Last Wednesday I had a one day breakdown.
I was tired from working quite hard at a part-time job I really enjoy but I had awoken with an overwhelming sense of futility and general gloom.
I walked the dog in the hope that the feeling would lift, but as I stood shrieking at my puppy in a sodden field, the drizzle lightly falling down the back of my neck, I felt worse than ever.
Jesus, I couldn’t even whistle convincingly!
I didn’t even have the respect of my own dog!
Chasing crows is a better option than being with me!
I got home and showered. Sometimes hot water and a hair wash will do the trick, right?
I then made the catastrophic mistake of stepping onto the scales.
In spite of my best efforts to resist wine, angel cake and Wagon Wheels and to live largely on a diet of eggs and kale, my weight had apparently soared by a pound and a half.
And that was the final nail in the coffin of a grey day.
I gave in to the wave of existential nihilism and let myself be propelled towards the sofa.
Bugger the diet!
Bugger the housework!
Bugger the seeking of a whole new future by sitting in front of the computer and writing an award-winning novel/screenplay/sit com!
I switched on Netflix and fell into the cushions.
For four hours I sat, transfixed by The Good Wife (Season 5 – OMG! I was in NO WAY expecting that!).
My dog sat on my lap, along with the hot water bottle and shared a pack of Oreos with me. (I’m not worried about his weight. He chases a lot of crows.)
Netflix kept asking me if I wanted to continue viewing.
I kept assuring Netflix that I did. (Netflix: ‘You ok, hon?’)
By the end of the four hours the dog could recognise the words ‘objection’ and ‘over-ruled’ and my mood had changed.
I’d gone from despair about my weight, my future prospects and the chances of ever fitting into my skinny jeans again, to plain guilt.
Having grown up with Catholicism, guilt is an emotion I’m all too well acquainted with.
Oh, the guilt I have endured!
Here are things I have felt guilty about:
- Having sex
- Not having sex
- Drinking too much
- Eating too much
- Not clearing my plate when children around the world are starving
- Under achieving
- Spending money on frivolous things
- Being generally quite frivolous
- Buying a diesel car
- Voting for Thatcher in 1987
- Struggling with dwarves
- Swearing in front of my children
- Swearing in front of my dad in 2004
- Using facial wipes
- Wipes in general
- Not knowing where the stop cock is
- Crashing a friend’s car on the second weekend at university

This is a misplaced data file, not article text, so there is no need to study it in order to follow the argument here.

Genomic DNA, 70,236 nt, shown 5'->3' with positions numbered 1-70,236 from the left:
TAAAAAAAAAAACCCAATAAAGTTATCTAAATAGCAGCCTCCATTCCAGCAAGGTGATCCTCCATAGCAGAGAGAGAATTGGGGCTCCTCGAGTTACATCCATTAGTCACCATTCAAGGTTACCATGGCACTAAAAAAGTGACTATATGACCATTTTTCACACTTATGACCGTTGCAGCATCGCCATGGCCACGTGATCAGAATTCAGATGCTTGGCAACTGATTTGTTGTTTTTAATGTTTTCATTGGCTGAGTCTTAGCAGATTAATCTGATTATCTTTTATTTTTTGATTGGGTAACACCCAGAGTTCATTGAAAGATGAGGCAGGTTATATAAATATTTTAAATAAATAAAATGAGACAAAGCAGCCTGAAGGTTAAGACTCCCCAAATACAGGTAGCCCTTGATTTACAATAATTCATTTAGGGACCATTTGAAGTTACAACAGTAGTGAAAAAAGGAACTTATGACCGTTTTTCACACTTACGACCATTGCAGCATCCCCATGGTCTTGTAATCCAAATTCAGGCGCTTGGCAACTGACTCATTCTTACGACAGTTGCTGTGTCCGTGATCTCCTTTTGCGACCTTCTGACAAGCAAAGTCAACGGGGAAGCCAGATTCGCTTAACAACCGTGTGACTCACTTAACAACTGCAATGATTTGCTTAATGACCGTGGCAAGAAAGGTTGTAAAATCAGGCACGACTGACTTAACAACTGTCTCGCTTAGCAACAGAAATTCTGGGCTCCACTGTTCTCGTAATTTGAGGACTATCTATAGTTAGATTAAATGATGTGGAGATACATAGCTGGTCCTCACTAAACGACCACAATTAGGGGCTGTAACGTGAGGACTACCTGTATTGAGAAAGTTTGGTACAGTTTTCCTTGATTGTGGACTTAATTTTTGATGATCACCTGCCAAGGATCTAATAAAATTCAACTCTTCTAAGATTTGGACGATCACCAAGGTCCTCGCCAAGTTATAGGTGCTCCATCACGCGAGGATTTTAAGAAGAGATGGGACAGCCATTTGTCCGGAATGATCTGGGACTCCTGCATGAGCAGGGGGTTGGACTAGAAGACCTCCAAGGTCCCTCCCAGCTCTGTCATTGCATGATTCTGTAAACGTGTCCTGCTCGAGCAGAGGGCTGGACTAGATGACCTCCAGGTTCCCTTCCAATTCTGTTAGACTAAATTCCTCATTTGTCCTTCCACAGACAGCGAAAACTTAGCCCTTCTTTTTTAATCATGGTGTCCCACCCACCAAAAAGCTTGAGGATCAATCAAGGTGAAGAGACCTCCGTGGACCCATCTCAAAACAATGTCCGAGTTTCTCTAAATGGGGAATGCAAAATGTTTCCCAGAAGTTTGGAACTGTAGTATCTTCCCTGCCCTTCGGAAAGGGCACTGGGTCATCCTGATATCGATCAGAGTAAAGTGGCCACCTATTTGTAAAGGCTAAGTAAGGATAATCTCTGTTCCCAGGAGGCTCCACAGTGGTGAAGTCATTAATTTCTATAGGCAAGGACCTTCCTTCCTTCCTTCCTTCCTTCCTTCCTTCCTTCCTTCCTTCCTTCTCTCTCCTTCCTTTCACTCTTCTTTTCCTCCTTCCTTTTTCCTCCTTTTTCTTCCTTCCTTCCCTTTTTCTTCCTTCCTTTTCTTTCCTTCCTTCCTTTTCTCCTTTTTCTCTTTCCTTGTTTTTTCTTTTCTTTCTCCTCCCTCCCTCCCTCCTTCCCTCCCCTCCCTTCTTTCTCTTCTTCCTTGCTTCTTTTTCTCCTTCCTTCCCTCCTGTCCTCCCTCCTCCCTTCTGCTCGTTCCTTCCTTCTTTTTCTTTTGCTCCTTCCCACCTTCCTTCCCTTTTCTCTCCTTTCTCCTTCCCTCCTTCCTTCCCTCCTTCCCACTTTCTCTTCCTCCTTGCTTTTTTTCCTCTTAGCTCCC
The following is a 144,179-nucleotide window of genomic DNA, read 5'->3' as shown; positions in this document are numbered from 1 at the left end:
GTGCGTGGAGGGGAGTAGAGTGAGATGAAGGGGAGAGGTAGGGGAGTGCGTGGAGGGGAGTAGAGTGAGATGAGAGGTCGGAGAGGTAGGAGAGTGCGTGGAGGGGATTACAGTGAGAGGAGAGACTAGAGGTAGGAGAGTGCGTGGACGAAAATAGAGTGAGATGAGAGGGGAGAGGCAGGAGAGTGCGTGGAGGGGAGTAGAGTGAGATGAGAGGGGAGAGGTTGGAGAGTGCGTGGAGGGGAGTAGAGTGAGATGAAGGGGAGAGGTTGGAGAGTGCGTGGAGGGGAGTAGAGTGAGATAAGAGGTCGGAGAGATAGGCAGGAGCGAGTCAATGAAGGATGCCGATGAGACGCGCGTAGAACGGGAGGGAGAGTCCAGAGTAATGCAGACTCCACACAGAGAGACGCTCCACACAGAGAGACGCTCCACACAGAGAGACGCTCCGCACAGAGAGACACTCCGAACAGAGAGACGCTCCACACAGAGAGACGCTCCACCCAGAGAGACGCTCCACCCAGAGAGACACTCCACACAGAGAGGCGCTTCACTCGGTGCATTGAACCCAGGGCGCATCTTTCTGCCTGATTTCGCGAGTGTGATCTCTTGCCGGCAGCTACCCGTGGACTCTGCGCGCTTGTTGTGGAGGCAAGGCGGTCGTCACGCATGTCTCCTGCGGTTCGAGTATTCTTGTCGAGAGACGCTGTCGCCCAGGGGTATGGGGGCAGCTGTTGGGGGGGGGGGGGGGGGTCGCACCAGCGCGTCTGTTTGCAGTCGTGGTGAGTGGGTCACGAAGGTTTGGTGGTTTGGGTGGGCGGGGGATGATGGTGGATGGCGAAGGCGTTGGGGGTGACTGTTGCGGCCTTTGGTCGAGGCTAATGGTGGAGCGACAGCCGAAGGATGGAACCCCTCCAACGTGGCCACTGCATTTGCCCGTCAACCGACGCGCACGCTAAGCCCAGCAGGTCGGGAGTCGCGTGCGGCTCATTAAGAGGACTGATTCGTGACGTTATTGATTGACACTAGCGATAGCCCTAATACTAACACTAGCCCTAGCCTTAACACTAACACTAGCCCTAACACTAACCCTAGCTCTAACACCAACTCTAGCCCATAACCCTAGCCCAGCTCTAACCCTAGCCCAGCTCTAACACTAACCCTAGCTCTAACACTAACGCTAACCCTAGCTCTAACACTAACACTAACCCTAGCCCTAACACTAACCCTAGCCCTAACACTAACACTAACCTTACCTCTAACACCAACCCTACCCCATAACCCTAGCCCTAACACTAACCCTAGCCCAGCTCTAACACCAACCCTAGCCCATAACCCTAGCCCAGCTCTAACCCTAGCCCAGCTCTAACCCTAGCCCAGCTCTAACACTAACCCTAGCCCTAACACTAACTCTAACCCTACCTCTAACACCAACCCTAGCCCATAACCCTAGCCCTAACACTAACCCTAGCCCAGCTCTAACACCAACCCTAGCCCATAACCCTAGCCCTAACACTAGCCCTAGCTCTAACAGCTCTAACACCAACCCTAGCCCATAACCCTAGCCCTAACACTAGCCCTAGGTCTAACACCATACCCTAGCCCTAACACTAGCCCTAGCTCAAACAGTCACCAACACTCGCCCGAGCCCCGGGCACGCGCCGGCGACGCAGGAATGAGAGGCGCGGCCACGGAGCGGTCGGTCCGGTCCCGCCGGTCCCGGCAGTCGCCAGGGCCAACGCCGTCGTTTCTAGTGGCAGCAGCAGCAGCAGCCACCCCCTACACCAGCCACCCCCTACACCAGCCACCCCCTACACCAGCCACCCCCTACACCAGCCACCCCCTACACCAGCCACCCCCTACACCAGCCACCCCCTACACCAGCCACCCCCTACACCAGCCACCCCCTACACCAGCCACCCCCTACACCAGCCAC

- Not topping up the bird feeder
- Spending four hours in front of the telly
Oh yes, I recognise guilt.
My husband got home from work and looked at me lounging unhappily on the sofa.
“I’m having a breakdown,” I explained.
“It’s not a breakdown,” he said as he handed me a large glass of Sauvignon Blanc, “it’s a day off.”
“It feels like a breakdown,” I replied, “I’ve been entirely unproductive.”
“When you were at university, this is how you spent half, maybe two thirds of your life. And you never complained about feeling unproductive then.”
The man is right! I had fallen into the trap set by adulthood.
I do not have to feel guilty about doing nothing on a day when I had nothing planned and nobody expected anything of me!
Bugger guilt! This is an Executive Youth lesson! Everyone should treat themselves to a one day breakdown every now and then.
Under the following circumstances they are compulsory:
- Tax demand from HMRC
- Failure to pay off credit card resulting in huge interest charge
- Not getting new job or promotion at work
- Realising you’ve missed the deadline to apply for new job or promotion at work
- Message from doctor’s surgery asking you to attend for smear test (women only)
- Social media alert to ex partner’s new relationship status
- Hearing from any source that a loathed acquaintance has publishing deal/been signed by record label/will be presenting prime time show/is going to the Oscars to style A list celeb/has made it onto Bake Off (even though it will be so much less good on Channel 4)/has won Nobel prize
- Backing car into resistant materials
- Unhappy score on the scales
- Being out for a delivery of something requiring a signature
If you can’t find a reason to suit yourself from the list, please feel free to add your own.